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Do you like "the L Word"?
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Middle School Teacher
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If the question is pertaining to the "L" word as "Love," I think you should be prepared for a great deal of divergence in the answers you seek. I think there are very few concepts that can evoke such an array of emotions as the "L" word. One cannot speak in a totalizing way about it. Rather, there is only a faint hope of being able to articulate figments and fragments of it. Indeed, there is much in the word that has caused pain and suffering. It is no surprise that so much of literature and art has been devoted to the exploration of the topic. At the same time, there is a redemptive quality within love which allows for the potential to experience the greatest of joy, reason again so much of literature and art has been devoted to the exploration of this aspect of the topic.
Posted by akannan on November 6, 2009 at 8:54 PM (Answer #1)
Here is another perspective on love. Love is radically non-selfish. This means that you will love, even when you are not loved. This means you will love, irrespective how you feel or how that person treats you. This means that love is unconditional. It is purely outward focused and not self-centered. An example of this is the ability to love a stranger. This might sounds crazy, but don't we immediately love our babies, whom we do not know. I think that is radically selfless. Or to switch things around, consider the love of a child. They don't know anything and even if we are not kind, they still love. There is something beautiful about the love of children. When there are too many reasons for love, I think it adulterates things too much. Too much of our likes, desire and preferences enter into the picture.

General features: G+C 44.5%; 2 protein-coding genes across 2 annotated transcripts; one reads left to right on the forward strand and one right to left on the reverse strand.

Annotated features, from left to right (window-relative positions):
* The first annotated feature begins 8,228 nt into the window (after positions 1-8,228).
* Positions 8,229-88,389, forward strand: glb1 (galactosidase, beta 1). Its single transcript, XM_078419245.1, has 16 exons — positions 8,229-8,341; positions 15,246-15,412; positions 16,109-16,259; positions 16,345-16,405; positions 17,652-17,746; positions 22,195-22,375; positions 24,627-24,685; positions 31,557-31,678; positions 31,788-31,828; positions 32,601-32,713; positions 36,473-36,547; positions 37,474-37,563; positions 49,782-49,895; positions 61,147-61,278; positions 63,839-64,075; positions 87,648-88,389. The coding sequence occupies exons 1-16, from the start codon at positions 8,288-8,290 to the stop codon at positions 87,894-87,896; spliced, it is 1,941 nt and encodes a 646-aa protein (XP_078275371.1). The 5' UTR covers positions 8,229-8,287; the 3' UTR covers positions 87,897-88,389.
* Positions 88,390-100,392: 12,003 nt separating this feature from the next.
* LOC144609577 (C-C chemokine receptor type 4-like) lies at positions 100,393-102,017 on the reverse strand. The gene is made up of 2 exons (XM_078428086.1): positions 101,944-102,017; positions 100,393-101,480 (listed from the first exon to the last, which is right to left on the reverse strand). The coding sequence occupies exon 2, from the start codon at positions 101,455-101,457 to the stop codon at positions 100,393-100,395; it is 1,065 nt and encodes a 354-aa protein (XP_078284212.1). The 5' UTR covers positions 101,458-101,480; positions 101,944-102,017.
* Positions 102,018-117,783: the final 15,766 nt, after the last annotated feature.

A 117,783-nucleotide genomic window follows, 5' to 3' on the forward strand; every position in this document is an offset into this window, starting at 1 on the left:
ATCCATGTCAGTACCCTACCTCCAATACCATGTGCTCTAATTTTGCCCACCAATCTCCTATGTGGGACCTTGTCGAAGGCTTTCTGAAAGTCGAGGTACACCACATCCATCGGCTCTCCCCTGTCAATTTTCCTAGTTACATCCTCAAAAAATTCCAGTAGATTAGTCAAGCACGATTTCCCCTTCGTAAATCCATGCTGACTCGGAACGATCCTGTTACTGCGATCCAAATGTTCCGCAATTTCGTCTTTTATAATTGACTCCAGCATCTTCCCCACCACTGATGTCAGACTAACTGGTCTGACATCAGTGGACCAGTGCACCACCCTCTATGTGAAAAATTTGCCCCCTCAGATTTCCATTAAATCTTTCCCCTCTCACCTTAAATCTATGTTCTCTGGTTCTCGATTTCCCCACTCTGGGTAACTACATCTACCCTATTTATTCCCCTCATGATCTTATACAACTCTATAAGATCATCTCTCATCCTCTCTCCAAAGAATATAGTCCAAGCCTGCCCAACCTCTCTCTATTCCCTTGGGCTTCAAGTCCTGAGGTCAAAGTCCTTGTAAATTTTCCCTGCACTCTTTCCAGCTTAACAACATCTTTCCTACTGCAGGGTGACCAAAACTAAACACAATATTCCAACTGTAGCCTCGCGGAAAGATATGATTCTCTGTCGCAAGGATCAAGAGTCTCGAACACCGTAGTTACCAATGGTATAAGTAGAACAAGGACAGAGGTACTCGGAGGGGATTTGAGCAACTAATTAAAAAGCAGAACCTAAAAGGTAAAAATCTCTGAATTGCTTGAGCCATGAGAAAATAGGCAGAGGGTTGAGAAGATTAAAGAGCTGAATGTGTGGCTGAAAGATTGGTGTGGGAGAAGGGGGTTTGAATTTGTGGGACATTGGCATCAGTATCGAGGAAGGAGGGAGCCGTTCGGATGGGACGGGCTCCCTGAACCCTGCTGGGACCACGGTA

Posted by readerofbooks on November 10, 2009 at 2:33 PM (Answer #2)
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